With apologies to all of you who are sick of it, I’m afraid I do have to write about Brexit.
By the time this column appears, there will have been further votes in the House of Commons on Tuesday of this week. My thoughts predate January 29, but I felt it really important to spell out the critical nature of where we are at, and what it means for Sheffield.
Those of us in the political arena received an instruction two and a half years ago: the British people wanted us to withdraw from the European Union.
It came as a shock, not least because Sheffield was the only university city, and the only city of any size, that voted to leave.
This was by a very narrow majority of 51 to 49 but nevertheless it was still a vote to leave.
The present Prime Minister was put in an impossible position: to deliver for the British people what she thought they had instructed the government to achieve, while at the same time protecting the interests of our economy, our commerce and wider well-being.
When the House of Commons voted by a majority of 230 – unprecedented in any part of our democratic history – to reject the negotiated deal that she’d endeavoured to put together, all of us have to think again.
What now are the real options? For the out and out Brexiteers, those who say ‘we voted to come out so just get out’, a ‘no deal’ Brexit is something to be desired rather than feared.
There is the notion that it really doesn’t matter what the economic and business consequences might be, that’s what we want and we are prepared to put up with the damage.
It’s the modern version of the ‘Ragged-Trousered Philanthropists’ to reflect on the book by Robert Tressell over a century ago. It is almost like a person with perpetual pain in the left leg that decides what they really want to do is cut it off.
Yes, they’ll have a prosthetic leg to get used to. Yes, it will be deeply painful and won’t work like the real leg did. Yes, it’s irrational and there are other ways of restoring full use of the limb but they can’t stand it any longer so the solution is to cut it off!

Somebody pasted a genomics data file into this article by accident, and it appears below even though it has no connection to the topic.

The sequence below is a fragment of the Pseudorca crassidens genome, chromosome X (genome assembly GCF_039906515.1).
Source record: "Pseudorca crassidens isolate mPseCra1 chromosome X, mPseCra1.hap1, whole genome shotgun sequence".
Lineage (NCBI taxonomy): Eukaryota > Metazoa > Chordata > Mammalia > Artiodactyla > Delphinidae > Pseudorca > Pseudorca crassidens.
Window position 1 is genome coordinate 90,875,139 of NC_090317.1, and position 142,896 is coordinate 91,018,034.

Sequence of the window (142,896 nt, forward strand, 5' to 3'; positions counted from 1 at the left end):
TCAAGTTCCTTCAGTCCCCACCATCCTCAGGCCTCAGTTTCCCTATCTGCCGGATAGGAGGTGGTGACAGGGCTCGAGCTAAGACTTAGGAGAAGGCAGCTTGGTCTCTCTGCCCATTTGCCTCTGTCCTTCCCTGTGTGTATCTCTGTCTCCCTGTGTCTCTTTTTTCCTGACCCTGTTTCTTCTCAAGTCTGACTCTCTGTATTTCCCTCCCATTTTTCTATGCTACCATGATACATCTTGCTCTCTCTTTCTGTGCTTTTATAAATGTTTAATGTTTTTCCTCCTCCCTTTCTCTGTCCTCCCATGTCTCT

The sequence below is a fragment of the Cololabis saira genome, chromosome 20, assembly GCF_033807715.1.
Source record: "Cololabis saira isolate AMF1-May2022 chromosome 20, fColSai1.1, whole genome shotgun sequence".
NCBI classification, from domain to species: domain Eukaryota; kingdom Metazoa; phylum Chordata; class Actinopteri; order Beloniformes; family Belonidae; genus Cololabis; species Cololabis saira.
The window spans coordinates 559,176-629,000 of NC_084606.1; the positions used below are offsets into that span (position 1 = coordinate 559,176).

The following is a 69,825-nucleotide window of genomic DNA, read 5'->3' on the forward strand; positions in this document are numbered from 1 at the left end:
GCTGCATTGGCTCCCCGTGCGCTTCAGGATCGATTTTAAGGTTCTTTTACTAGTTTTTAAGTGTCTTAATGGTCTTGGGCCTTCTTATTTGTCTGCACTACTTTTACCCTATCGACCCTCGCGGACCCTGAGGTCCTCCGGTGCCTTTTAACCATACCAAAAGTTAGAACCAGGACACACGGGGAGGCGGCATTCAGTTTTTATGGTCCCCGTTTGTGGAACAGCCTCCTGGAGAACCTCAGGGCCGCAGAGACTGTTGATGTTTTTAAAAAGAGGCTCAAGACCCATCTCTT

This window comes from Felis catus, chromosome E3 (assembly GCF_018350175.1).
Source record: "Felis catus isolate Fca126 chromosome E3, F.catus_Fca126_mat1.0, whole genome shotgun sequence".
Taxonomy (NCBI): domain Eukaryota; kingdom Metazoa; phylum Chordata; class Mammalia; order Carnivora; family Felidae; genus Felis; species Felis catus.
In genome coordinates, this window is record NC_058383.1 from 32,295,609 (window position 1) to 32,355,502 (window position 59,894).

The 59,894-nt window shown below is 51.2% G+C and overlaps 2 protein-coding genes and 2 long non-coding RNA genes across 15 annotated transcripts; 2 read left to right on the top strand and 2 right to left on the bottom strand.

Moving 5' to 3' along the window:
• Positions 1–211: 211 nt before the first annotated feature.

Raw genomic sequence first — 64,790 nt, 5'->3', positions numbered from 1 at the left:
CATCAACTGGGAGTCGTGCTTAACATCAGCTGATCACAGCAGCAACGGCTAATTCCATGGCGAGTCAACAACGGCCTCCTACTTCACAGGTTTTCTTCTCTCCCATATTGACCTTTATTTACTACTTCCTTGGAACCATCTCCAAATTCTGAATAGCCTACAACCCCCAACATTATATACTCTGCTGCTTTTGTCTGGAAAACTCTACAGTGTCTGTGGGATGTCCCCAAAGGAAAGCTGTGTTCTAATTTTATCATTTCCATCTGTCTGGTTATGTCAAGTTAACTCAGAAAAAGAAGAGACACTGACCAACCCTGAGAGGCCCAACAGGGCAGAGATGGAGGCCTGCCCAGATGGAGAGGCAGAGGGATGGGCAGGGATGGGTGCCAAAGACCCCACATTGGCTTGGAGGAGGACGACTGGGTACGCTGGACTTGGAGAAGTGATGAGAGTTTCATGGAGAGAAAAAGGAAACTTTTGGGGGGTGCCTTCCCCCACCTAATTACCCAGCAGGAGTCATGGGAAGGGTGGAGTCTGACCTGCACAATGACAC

That, in my view, is exactly where we are at in terms of those who voted out, and simply want to get on with getting ‘out’.
The option of a hard Brexit would leave us dependent on the World Trade Organisation arrangements involving substantial tariffs on most goods.
The consequences would not just be unfortunate, they would be devastating.
So what other options exist? Well of course Theresa May’s option has already been rejected. Ironically, for those committed to Brexit it would probably have been better if they had accepted her compromise, and who knows, with adaptations they might still.
The other option that has been floated is to become part of the European Economic Area. To have what in the jargon is known as the Norwegian (or Norwegian-plus) solution.
This involves accepting the rules of the European Union, of alignment in terms of customs and what’s known as the Single Market, of adhering to the regulations laid down, paying in to the European Union and of course adhering to the ‘rules’ of free movement of labour.
You have no say over any of it other than protesting from the outside and you have no determination of funding, borders or laws.
My own view is that this is the worst of all worlds. We actually remain in the European Union while pretending to be out of it; we’ve left but we haven’t left. This is ‘Hotel California’.
So what are we left with? Reluctantly, really reluctantly, I’ve come to the conclusion that the only option is to go back to the British people.
To ask whether they do want the options that I’ve laid out or whether with another referendum, we should agree to stay in the European Union and argue to change it dramatically.
Things have changed substantially over the mere three years since the Referendum. Much has changed within Europe.
It is by no means certain that a vote to stay in will succeed but there’s got to be a break in the absurdity of what is happening to us.
We really do have to extend Article 50 which means delaying, by three months, the date by which
we come out of the European Union, to allow us time to try to sort this mess out once and for all.
Let’s be honest about it, go back to the British people and get a new mandate.
That, in my view, is the only way.